This month I have the privilege of talking with Andy Dudak, prolific short story writer and translator, about his recent Clarkesworld story “Songs of Activation.” This story offers many windows into the writer’s art. Andy and I explore a few of them below. Enjoy! And please do contribute to the conversation in the comments – I assure you either Andy, myself, or someone else will respond.
RN: First of all, Andy – thank you so much for agreeing to take part in this fledgling project. And thank you for choosing your story “Songs of Activation”. This story is extraordinarily rich. I find myself with many, many questions I could ask, but I have to limit myself.
So, here is the first question: There is a line early on in the story which builds a bridge between science and ideology that I find fascinating. It seems like a great place to start talking about this story’s themes: “The finer ethical justifications of empire, as worked out by the ancients. The properties of quantized spacetime, which make it the ultimate data storage medium, and allow it to be manipulated, colonized, and settled.” Throughout the story, we see science and ideology woven together. They are the warp and weft of the world you create. Arguably, they are warp and weft of our own as well. Can you speak a bit about this tapestry of science and ideology functions in the story and – if you are willing – how you might be using that to reflect on or explore their function in our world?
AD: I guess science and ideology form a feedback loop, shaping each other. With science and colonialism in particular, it’s clear how this works, from gun powder to the military industrial complex. In the story, I describe spacetime as ripe for colonization. I set that up for contrast with the alternate POV that Pinander later attains. The main conceit of the story—knowledge uploaded to student brains and activated as they memorize certain songs—is meant to illustrate how education plays a key role in the science/ideology loop. How knowledge is activated depends on ideology. An empire might see quantized spacetime (and entanglement of spacetime quanta) as an opportunity to manipulate, to colonize. Another POV might learn the same physics and think ‘Universal oneness,’ leading to a pacifist policy of respecting the other.
RN: I like what you say above about how education plays a key role in the science/ideology loop and “how knowledge is activated depends on ideology.” In another conversation, I talk about how I see science, philosophy, literature, and economics as firmly intertwined. For example, the way Darwin’s (much misinterpreted) scientific theories were rooted in capitalism but then also became a system in which other ideas took root: ideas of social structure, competition, efficiency, and adaptation that were borrowed by Darwin from capitalist, machine, and factory metaphors, then became themselves “scientific” metaphors to which people appealed to justify the worst excesses of industrial capitalism. Those “Darwinian” concepts still shape how we think about society today.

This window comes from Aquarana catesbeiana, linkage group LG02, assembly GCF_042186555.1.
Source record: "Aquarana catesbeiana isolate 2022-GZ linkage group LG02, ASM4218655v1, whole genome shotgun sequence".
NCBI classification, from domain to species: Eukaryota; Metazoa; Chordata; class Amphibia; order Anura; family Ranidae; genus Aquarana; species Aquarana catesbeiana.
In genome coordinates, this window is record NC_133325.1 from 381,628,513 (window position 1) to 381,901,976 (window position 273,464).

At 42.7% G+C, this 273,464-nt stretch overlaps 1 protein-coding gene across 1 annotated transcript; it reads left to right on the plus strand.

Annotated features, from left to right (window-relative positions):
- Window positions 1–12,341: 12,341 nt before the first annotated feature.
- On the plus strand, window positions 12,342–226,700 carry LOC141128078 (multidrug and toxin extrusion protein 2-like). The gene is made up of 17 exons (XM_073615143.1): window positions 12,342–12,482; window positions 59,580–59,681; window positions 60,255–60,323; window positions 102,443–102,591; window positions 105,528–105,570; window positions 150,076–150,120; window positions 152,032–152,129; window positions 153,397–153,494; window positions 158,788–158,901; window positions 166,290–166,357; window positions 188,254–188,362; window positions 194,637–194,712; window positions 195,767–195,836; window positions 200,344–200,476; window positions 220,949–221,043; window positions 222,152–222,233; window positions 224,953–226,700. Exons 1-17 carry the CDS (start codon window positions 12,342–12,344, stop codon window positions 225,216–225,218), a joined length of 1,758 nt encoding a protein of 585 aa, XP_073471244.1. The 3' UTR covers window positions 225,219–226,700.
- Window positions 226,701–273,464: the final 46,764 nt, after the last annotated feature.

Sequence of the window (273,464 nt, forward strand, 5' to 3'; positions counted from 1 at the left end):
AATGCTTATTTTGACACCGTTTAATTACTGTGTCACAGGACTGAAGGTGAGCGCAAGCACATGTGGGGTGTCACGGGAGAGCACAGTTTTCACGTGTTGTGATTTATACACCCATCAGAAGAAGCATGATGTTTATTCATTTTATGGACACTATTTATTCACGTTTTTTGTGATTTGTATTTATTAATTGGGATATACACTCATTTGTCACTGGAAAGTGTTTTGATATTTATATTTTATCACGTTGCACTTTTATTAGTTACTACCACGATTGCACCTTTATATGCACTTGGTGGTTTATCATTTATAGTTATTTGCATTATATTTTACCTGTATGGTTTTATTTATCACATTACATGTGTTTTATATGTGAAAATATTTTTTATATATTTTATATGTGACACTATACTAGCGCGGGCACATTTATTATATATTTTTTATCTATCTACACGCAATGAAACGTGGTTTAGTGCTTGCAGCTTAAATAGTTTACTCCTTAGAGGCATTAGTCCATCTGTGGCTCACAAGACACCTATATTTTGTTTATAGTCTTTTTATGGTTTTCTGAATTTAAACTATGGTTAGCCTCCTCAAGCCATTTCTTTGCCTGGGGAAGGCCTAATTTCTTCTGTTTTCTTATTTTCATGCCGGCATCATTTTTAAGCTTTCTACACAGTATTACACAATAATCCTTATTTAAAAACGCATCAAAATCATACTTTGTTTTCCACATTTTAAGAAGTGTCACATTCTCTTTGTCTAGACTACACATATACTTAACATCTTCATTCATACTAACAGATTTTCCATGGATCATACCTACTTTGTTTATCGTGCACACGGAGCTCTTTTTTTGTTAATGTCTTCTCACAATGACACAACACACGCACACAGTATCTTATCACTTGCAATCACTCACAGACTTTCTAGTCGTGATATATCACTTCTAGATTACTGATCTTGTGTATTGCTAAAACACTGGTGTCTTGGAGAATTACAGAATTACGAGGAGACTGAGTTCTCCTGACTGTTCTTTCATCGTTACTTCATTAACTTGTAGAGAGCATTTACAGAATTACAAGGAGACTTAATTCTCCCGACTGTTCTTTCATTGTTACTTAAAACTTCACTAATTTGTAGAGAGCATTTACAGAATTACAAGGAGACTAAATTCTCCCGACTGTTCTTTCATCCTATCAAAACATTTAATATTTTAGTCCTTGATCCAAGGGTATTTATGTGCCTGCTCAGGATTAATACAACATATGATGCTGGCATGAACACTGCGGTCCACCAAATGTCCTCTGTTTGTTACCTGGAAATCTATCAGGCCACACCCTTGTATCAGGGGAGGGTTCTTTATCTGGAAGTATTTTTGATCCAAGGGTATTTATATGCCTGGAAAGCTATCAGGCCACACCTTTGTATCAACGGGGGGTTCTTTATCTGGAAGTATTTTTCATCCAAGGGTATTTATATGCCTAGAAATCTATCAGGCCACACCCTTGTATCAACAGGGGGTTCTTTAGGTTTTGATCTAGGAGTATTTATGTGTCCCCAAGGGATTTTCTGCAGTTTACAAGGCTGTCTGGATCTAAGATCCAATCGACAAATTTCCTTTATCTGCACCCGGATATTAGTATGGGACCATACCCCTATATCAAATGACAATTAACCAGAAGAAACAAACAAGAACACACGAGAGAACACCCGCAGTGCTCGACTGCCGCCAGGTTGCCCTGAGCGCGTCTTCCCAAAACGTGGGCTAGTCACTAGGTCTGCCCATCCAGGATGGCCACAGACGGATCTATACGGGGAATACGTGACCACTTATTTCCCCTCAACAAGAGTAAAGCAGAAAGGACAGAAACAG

But beyond this entanglement, there is another side to this story – Pinander is introduced to a different way of viewing the world. He is, in fact, chosen to be introduced to it. As the professor who does so puts it, “I think you can handle both contexts at once.” What is it about the character of Pinander that allows him to be able to do this when others in the story cannot?”
AD: Pinander is an outsider at the university because of his economic status. He’s had to work harder than anyone else to be there. He sees things differently from the other students. I tried to illustrate this with the Titan-analog atmosphere and sky, which most students ignore, trusting in the shield holding it at bay, while Pinander can’t stop looking up at it and obsessing on it. The rich students’ party and the ansible calls home also provided opportunities to show Pinander’s fundamentally different perspective. Overall, I think it comes down to his pragmatism. I tried to set that up as a quirk or even character flaw, knowing he would find some sort of idealism in the end, but it turned out his pragmatism was essential to getting there. Does this make any sense? To be honest, Pin took on a life of his own as I wrote, and he sort of went where he went. Maybe it’s easier for a poor scholar-shipper to understand a rich student’s POV than the other way around, making Pin uniquely primed for the dual perspective of Weald/Sinecure.
RN: That does make sense to me – his status as an outsider, and economic status being the cause for that outsider’s awareness, work well in the story. Speaking of that: One of the themes you return to again and again in this story is that of class difference. Here’s a great passage dedicated to that concern: